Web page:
Their social structure in the Francoist period mirrored that of Falange. Sección Feminina's post-war activity involved conveying to women that they were inferior to men, that the primary role of women in helping the Spanish state was through their domestic contributions; the castillo de la Mota in Medina del Campo was the center of the Escuela Superior de Formación de la Sección Femenina in the Francoist period. Its inauguration was attended by young women; the organization published magazines and produced radio shows to support their concept of Spanish womanhood. They organized a social service program which women needed to go through in order to get a passport, drivers license, join an association or obtain educational titles. Sección Femenina was conceived from the beginning as an extension of the domestic role of women to the public sphere, though it took part in political activities during the 1936 general election campaign. During the Second Republic the members of Sección Femenina supported the male Falangists in tasks such as paying visits to imprisoned members and their families.

Following the breakout of the Civil War in 1936 they supported the families of those killed in the National faction and took care of the basic assistance to the population of conquered cities. In 1937 Sección Femenina became an official institution as Franco entrusted it the organization of Servicio Social de la Mujer, a compulsory female equivalent of the Francoist military service centered in housework; the Castle of La Mota in Medina del Campo, Valladolid served as its headquarters from 1942. Sección Femenina was organised in three delegaciones: Movimiento femenino, Auxilio Social and Frentes y Hospitales; the three leaders did not work together well. Following constant clashes with Primo de Rivera Urraca resigned in 1938 and Sanz was marginalized after the Civil War. Pilar Primo de Rivera summed up the organization's mission as a silent, constant labor that will bring us no compensation but thinking how thanks to Falange's work women will be cleaner, children will be healthier and houses will be tidier.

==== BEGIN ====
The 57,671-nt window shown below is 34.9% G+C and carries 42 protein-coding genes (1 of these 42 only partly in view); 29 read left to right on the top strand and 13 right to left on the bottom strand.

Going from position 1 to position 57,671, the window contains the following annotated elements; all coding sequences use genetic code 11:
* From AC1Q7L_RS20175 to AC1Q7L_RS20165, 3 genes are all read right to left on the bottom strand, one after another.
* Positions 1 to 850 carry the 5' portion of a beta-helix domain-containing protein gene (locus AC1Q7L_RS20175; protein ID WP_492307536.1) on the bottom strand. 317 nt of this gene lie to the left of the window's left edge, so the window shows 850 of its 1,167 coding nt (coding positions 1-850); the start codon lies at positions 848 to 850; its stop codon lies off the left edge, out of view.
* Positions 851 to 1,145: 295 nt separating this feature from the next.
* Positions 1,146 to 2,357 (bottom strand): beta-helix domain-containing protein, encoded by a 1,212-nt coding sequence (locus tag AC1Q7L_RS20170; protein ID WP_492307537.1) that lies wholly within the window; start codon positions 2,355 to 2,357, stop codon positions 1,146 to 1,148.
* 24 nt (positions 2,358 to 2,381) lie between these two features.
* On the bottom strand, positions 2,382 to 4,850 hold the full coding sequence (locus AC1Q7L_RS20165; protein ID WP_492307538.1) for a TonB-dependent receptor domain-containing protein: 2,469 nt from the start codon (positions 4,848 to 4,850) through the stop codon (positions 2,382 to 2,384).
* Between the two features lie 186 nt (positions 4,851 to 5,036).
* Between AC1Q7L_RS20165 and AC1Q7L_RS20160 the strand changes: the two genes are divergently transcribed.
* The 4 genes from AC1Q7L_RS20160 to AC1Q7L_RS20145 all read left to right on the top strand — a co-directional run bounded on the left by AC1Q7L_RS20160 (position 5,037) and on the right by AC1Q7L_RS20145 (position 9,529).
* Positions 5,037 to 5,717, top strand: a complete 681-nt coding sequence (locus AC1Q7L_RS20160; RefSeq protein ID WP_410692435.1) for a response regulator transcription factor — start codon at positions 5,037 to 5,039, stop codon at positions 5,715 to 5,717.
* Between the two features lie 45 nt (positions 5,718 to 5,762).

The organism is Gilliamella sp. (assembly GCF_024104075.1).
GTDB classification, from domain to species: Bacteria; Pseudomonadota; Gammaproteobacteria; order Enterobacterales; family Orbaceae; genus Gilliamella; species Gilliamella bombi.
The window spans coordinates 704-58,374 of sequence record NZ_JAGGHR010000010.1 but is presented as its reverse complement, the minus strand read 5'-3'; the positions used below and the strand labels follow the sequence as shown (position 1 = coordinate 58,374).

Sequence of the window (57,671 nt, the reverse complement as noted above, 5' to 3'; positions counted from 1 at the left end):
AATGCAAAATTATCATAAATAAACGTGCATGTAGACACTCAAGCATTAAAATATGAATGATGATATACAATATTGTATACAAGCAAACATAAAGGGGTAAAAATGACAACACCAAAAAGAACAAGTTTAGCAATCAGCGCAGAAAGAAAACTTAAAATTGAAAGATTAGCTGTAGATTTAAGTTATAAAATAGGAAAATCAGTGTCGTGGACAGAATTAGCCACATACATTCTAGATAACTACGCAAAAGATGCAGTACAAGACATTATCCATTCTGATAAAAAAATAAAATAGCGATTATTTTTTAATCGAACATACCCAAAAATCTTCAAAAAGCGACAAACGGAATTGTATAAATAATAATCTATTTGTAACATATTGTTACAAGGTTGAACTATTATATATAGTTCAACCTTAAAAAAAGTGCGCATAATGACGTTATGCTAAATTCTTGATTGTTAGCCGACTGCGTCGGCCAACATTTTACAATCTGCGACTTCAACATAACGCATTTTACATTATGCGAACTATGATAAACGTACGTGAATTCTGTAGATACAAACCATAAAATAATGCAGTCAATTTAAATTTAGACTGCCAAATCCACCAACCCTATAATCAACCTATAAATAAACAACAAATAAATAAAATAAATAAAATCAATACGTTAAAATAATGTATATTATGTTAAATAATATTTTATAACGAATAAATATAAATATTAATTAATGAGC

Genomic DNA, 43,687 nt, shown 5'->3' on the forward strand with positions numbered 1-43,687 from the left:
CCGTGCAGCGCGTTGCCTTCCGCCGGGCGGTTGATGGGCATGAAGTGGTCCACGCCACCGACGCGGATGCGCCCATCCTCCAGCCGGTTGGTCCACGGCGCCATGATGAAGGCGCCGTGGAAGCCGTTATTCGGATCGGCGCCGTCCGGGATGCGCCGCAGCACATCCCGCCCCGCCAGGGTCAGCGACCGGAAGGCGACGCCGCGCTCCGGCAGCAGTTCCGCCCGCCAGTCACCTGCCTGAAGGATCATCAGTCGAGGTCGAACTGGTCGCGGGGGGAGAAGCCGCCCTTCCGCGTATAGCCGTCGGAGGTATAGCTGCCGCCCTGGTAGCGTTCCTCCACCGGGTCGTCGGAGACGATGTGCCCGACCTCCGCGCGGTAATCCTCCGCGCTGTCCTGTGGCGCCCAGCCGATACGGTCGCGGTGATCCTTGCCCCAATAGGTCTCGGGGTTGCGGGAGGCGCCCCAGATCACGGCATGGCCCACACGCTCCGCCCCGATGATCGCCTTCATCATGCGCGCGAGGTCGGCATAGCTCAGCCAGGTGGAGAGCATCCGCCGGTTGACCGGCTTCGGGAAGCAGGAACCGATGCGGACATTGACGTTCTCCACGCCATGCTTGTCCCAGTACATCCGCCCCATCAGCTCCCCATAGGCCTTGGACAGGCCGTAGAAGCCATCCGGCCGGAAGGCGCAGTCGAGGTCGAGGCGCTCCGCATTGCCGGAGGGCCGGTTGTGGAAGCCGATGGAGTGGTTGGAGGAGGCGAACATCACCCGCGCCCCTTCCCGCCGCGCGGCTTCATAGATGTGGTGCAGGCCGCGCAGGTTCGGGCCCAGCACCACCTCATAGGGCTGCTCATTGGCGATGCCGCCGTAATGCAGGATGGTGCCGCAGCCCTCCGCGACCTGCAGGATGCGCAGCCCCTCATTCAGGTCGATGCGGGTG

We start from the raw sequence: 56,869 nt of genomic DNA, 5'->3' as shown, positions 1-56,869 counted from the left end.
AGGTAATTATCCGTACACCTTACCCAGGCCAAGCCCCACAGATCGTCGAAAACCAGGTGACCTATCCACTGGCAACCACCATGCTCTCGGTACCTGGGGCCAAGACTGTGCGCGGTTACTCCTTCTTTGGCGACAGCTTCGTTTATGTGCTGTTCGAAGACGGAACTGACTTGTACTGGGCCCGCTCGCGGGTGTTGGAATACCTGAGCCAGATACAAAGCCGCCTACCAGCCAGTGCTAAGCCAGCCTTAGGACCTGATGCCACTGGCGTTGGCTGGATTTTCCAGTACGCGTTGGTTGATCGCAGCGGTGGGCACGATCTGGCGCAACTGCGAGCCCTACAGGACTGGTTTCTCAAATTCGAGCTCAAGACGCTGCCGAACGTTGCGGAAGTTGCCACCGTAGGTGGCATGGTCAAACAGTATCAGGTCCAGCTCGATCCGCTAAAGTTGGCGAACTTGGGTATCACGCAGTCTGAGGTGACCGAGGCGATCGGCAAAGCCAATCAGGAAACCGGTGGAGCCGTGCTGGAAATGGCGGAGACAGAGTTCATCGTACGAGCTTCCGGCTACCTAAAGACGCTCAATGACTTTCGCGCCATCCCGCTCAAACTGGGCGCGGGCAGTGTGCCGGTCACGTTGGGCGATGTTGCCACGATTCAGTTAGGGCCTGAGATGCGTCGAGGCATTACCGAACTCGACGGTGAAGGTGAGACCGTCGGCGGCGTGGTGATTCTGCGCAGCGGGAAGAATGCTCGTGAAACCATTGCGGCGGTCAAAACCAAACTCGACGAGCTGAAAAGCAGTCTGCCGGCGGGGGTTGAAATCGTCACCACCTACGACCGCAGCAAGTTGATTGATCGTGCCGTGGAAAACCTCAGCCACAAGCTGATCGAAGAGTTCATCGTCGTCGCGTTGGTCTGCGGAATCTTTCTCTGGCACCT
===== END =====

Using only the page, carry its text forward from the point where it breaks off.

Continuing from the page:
Sección Femenina's main role was instructing Spanish women in Francoist patriotic and social morals. Women were taught they were inferior to men and should remain subordinated to them, with marriage and housework being their main goals in life, they were discouraged from developing their creative talent, which Primo de Rivera denied: Women never discover anything. They lack creative talent, reserved by God for virile intellects. We can do. Isabella I of Castile and Saint Teresa of Ávila served as Sección Femenina's inspirational models. Sección Femenina organized women's sports and promoted musical folklore. In 1963 it founded the Medina and CREFF sports societies and created the first regular national women's leagues in Spain for sports such as basketball and volleyball. While the leagues were not restricted to Medina and CREFF teams, they were comprised by them. However, by the sports societies had become a severe financial strain for Sección Femenina and in 1974 the teams were told to find a sponsor.

Most of them folded subsequently. The Franco regime banned all trade unions; the only permissible type organization was Falange, founded by José Antonio Primo de Rivera in 1933. Pilar Primo de Rivera headed the women's section, following its founding in 1933 as an auxiliary of the main organization. In this Second Republic period, both organizations had little popular support, it was not until the Civil War and the need for Francoist to have a vehicle for legitimacy that the party and its auxiliaries gained widespread support on the right. Falange saw in this Second Republic and Civil War Period a threat from a variety of different actors to what it perceived as the traditional way of Spanish life that it sought to preserve; these actors included women who sought social and political liberation, they were viewed by Falange as a threat to the established order of Spanish life. Falange differed from other right wing nationalist groups at the time in that it had elements focused on social justice, addressing the specific needs of the working classes.

Among their goals was the nationalization of banks and pu